"licenseType": "NonPersistent",
                            "contentKeyLocation": {
                                "@odata.type": "#Microsoft.Media.ContentKeyPolicyPlayReadyContentEncryptionKeyFromHeader"
                            },
                            "contentType": "Unspecified",
                            "securityLevel": "SL3000"
                        }
                    ]
                },
                "restriction": {
                    "@odata.type": "#Microsoft.Media.ContentKeyPolicyOpenRestriction"
                }
            }
        ]
    }
}

**Example Streaming Policy using an SL3000 Content Key Policy for Video, and SL2000 Content Key Policy for audio tracks: **

{
    "properties": {
        "defaultContentKeyPolicyName": "sl3000_content_key_policy",
        "commonEncryptionCenc": {
            "enabledProtocols": {
                "download": false,
                "dash": true,
                "hls": false,
                "smoothStreaming": true
            },
            "contentKeys": {
                "defaultKey": {
                    "label": "cencDefaultKey"
                },
                "keyToTrackMappings": [
                    {
                        "label": "audiokey",
                        "policyName" : "sl2000_content_key_policy",
                        "tracks": [
                            {
                                "trackSelections": [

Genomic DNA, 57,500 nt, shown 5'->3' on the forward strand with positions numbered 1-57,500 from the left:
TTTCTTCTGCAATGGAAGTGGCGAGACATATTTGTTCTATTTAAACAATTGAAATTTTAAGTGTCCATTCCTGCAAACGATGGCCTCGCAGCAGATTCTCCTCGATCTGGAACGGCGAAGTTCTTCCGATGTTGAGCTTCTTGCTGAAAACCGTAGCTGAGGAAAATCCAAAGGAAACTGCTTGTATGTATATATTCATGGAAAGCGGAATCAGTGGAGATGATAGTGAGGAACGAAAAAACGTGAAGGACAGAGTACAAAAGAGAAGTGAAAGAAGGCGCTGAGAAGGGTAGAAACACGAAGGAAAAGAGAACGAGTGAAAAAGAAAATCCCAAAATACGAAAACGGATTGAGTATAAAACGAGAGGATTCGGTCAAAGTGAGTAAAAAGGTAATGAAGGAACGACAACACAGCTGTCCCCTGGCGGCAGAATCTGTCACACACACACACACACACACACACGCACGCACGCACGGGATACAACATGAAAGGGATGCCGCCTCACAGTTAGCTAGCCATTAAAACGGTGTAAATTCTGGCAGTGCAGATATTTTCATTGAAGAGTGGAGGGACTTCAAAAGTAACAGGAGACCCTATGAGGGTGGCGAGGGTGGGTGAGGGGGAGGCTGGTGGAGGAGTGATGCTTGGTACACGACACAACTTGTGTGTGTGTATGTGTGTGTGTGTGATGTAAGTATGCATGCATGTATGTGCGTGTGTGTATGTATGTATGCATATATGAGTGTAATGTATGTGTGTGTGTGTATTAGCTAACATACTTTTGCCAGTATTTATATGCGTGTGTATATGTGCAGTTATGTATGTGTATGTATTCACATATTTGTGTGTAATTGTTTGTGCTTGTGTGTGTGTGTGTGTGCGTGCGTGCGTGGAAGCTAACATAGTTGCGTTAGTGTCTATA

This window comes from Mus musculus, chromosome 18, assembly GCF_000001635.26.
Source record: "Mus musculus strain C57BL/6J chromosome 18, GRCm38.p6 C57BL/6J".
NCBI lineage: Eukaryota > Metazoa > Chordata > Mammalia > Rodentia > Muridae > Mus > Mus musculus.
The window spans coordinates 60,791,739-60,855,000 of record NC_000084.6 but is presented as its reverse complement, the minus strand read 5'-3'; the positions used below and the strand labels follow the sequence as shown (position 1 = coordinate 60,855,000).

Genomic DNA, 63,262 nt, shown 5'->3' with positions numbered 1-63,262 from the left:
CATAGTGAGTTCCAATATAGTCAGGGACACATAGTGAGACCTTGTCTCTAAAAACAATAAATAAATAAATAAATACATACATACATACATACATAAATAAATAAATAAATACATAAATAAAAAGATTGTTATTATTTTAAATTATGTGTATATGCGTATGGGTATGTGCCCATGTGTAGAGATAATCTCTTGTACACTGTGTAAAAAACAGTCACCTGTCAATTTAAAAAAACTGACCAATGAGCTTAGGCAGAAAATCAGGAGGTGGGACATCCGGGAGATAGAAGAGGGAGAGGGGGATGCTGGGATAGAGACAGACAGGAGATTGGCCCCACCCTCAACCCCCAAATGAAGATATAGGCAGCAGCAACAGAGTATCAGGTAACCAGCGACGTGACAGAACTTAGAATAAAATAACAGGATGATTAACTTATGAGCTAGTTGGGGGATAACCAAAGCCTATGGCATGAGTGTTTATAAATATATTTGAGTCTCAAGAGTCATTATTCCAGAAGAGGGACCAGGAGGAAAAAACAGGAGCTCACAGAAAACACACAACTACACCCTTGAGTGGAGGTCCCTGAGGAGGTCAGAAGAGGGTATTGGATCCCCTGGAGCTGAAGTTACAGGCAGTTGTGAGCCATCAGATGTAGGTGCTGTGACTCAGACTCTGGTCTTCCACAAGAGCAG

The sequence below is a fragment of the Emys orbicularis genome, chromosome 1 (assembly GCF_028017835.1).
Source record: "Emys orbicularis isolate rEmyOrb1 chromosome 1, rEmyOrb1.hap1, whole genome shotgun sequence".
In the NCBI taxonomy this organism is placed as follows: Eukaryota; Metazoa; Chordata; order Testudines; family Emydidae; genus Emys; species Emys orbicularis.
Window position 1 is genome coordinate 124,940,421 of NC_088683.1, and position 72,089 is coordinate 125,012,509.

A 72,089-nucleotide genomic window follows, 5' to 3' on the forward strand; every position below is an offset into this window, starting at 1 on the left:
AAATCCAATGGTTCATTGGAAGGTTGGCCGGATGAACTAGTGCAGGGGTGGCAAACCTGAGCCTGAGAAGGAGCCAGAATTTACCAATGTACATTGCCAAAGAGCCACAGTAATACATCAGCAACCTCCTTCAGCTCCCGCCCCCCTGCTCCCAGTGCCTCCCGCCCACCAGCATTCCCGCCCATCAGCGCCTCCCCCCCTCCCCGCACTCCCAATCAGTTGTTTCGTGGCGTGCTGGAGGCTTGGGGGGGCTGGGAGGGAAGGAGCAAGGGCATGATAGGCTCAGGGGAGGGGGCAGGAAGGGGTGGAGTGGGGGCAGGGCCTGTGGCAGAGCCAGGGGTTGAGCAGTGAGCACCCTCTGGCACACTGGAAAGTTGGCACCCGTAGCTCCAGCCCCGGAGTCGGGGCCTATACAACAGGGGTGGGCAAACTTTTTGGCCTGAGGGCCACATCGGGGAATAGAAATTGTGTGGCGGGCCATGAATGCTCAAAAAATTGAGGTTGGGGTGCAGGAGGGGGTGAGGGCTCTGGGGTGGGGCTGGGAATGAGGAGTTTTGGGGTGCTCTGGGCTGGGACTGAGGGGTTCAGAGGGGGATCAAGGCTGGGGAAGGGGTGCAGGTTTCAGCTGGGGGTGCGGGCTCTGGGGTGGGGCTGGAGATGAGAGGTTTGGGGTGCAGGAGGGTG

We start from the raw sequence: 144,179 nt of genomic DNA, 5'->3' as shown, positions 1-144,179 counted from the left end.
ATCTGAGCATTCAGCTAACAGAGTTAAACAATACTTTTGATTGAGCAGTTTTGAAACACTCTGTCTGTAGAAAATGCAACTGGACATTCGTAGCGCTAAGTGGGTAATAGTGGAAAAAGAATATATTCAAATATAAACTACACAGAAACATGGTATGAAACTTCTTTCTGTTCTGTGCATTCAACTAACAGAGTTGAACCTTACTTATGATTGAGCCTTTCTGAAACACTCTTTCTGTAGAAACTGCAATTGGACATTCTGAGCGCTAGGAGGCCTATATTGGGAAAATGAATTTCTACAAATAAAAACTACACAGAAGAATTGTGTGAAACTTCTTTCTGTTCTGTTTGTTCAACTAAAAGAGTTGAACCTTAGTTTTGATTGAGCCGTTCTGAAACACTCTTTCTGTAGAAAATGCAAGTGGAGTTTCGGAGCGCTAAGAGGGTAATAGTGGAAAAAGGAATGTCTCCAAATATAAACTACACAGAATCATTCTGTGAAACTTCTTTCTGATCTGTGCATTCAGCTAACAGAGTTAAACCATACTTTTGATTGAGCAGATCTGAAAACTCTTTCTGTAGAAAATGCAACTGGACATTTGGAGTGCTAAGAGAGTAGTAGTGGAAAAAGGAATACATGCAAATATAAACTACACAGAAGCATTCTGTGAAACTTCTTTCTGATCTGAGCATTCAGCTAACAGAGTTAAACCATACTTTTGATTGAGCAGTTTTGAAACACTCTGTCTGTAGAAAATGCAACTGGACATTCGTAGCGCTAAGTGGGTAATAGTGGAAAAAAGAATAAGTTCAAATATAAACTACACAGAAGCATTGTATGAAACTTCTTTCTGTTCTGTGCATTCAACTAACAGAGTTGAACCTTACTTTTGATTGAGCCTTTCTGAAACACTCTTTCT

{
                                        "property": "FourCC",
                                        "operation": "Equal",
                                        "value": "mp4a"
                                    }
                                ]
                            }
                        ]
                    }
                ]
            },
            "drm": {
                "playReady": {}
            }
        }
    }
}

For more details on using PlayReady license templates see the article Media Services PlayReady license templates

Add audio tracks for descriptive audio or multiple languages with the new Asset Tracks API

The new Asset Tracks API allows you to late-bind any number of audio tracks to an existing asset and make them available for dynamic packaging to HLS and DASH. The API supports setting metadata to specify the language or content characteristics to specify "descriptive audio" for improved content accessibility.

For the full list of capabilities on the Tracks API, see the article Media Services Tracks API

Many code samples are available in .NET, JavaScript (Node.js), Python, Java in our Samples GitHub repositories

Support for MPEG Common Encryption Clear Key with CENC and CBCS encryption

Clear Key encryption is a feature of the MPEG Common Encryption (CENC) standard and is supported by the HTML5 Encrypted Media Extensions (EME) available in many modern browsers. Clear Key AES-128 encryption using 'cenc' or 'cbcs' encryption modes can be set in your Streaming policies to allow you to reach the widest range of devices across Apple, Web and Android.

This feature allows you to support the Common Encryption standard without the use of a DRM system, and reach the widest range of players. With the support for Clear Key encryption using 'cenc' or 'cbcs' encryption modes, you can now distribute secure content without DRM to players that support either mode of encryption allowed in the standard. This allows you to deliver encrypted content to client players such as Google Shaka player (v 4.0.0+), Dash.js (v 4.5+), Bitmovin, Theo Player, and Android ExoPlayer (v 2.18.1+) using 'cenc' encryption.